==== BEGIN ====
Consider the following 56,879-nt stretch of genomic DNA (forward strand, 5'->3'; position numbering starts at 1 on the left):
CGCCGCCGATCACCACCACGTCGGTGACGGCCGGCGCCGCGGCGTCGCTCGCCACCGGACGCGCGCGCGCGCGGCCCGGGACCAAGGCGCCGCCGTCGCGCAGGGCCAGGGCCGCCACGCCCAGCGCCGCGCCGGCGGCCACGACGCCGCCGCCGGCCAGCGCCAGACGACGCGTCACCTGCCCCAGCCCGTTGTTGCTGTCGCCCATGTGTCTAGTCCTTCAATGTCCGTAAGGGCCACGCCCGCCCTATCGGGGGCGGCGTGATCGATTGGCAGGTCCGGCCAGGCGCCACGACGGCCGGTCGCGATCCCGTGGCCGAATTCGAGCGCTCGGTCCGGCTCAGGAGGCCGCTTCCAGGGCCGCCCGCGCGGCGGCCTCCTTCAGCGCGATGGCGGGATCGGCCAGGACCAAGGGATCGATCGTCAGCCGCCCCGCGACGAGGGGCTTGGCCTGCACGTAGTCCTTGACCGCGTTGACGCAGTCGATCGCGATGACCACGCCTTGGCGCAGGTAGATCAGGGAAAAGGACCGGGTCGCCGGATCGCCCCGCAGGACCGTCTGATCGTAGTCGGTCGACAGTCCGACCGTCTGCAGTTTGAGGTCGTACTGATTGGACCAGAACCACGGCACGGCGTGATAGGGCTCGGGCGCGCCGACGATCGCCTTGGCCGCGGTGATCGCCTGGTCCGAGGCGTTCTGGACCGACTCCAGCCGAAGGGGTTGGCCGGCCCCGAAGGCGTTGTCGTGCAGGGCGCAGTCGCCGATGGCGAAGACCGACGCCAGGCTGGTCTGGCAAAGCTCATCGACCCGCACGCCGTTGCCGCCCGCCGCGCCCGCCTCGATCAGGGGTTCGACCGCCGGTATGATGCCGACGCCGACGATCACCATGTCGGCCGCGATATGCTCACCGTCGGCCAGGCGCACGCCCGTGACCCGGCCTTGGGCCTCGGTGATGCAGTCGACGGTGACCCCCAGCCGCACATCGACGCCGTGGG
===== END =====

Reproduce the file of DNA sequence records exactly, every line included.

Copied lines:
Consider the following 56,879-nt stretch of genomic DNA (forward strand, 5'->3'; position numbering starts at 1 on the left):
CGCCGCCGATCACCACCACGTCGGTGACGGCCGGCGCCGCGGCGTCGCTCGCCACCGGACGCGCGCGCGCGCGGCCCGGGACCAAGGCGCCGCCGTCGCGCAGGGCCAGGGCCGCCACGCCCAGCGCCGCGCCGGCGGCCACGACGCCGCCGCCGGCCAGCGCCAGACGACGCGTCACCTGCCCCAGCCCGTTGTTGCTGTCGCCCATGTGTCTAGTCCTTCAATGTCCGTAAGGGCCACGCCCGCCCTATCGGGGGCGGCGTGATCGATTGGCAGGTCCGGCCAGGCGCCACGACGGCCGGTCGCGATCCCGTGGCCGAATTCGAGCGCTCGGTCCGGCTCAGGAGGCCGCTTCCAGGGCCGCCCGCGCGGCGGCCTCCTTCAGCGCGATGGCGGGATCGGCCAGGACCAAGGGATCGATCGTCAGCCGCCCCGCGACGAGGGGCTTGGCCTGCACGTAGTCCTTGACCGCGTTGACGCAGTCGATCGCGATGACCACGCCTTGGCGCAGGTAGATCAGGGAAAAGGACCGGGTCGCCGGATCGCCCCGCAGGACCGTCTGATCGTAGTCGGTCGACAGTCCGACCGTCTGCAGTTTGAGGTCGTACTGATTGGACCAGAACCACGGCACGGCGTGATAGGGCTCGGGCGCGCCGACGATCGCCTTGGCCGCGGTGATCGCCTGGTCCGAGGCGTTCTGGACCGACTCCAGCCGAAGGGGTTGGCCGGCCCCGAAGGCGTTGTCGTGCAGGGCGCAGTCGCCGATGGCGAAGACCGACGCCAGGCTGGTCTGGCAAAGCTCATCGACCCGCACGCCGTTGCCGCCCGCCGCGCCCGCCTCGATCAGGGGTTCGACCGCCGGTATGATGCCGACGCCGACGATCACCATGTCGGCCGCGATATGCTCACCGTCGGCCAGGCGCACGCCCGTGACCCGGCCTTGGGCCTCGGTGATGCAGTCGACGGTGACCCCCAGCCGCACATCGACGCCGTGGG